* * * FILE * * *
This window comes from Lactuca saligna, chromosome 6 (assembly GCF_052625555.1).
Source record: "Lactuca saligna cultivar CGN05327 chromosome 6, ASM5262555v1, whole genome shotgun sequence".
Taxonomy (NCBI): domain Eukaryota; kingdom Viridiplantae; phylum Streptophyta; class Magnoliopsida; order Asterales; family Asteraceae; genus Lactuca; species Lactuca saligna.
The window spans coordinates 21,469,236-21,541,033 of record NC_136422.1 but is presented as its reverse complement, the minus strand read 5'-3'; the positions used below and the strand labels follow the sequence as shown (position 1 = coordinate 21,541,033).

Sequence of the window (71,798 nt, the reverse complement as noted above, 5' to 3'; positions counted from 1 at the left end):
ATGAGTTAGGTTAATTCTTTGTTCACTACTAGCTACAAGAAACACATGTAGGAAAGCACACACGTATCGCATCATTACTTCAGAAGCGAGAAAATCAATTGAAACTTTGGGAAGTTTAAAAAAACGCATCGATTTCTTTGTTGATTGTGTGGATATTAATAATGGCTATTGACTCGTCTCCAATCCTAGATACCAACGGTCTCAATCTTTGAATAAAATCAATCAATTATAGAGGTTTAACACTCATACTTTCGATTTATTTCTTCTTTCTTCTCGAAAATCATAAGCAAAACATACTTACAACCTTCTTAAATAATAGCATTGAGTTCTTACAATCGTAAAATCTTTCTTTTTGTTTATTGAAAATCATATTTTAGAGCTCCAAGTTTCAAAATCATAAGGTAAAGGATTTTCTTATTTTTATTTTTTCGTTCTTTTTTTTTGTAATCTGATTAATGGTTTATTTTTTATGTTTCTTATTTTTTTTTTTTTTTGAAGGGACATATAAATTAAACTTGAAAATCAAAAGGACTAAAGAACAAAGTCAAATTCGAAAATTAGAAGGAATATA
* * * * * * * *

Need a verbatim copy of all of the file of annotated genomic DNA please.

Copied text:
This window comes from Lactuca saligna, chromosome 6 (assembly GCF_052625555.1).
Source record: "Lactuca saligna cultivar CGN05327 chromosome 6, ASM5262555v1, whole genome shotgun sequence".
Taxonomy (NCBI): domain Eukaryota; kingdom Viridiplantae; phylum Streptophyta; class Magnoliopsida; order Asterales; family Asteraceae; genus Lactuca; species Lactuca saligna.
The window spans coordinates 21,469,236-21,541,033 of record NC_136422.1 but is presented as its reverse complement, the minus strand read 5'-3'; the positions used below and the strand labels follow the sequence as shown (position 1 = coordinate 21,541,033).

Sequence of the window (71,798 nt, the reverse complement as noted above, 5' to 3'; positions counted from 1 at the left end):
ATGAGTTAGGTTAATTCTTTGTTCACTACTAGCTACAAGAAACACATGTAGGAAAGCACACACGTATCGCATCATTACTTCAGAAGCGAGAAAATCAATTGAAACTTTGGGAAGTTTAAAAAAACGCATCGATTTCTTTGTTGATTGTGTGGATATTAATAATGGCTATTGACTCGTCTCCAATCCTAGATACCAACGGTCTCAATCTTTGAATAAAATCAATCAATTATAGAGGTTTAACACTCATACTTTCGATTTATTTCTTCTTTCTTCTCGAAAATCATAAGCAAAACATACTTACAACCTTCTTAAATAATAGCATTGAGTTCTTACAATCGTAAAATCTTTCTTTTTGTTTATTGAAAATCATATTTTAGAGCTCCAAGTTTCAAAATCATAAGGTAAAGGATTTTCTTATTTTTATTTTTTCGTTCTTTTTTTTTGTAATCTGATTAATGGTTTATTTTTTATGTTTCTTATTTTTTTTTTTTTTTGAAGGGACATATAAATTAAACTTGAAAATCAAAAGGACTAAAGAACAAAGTCAAATTCGAAAATTAGAAGGAATATA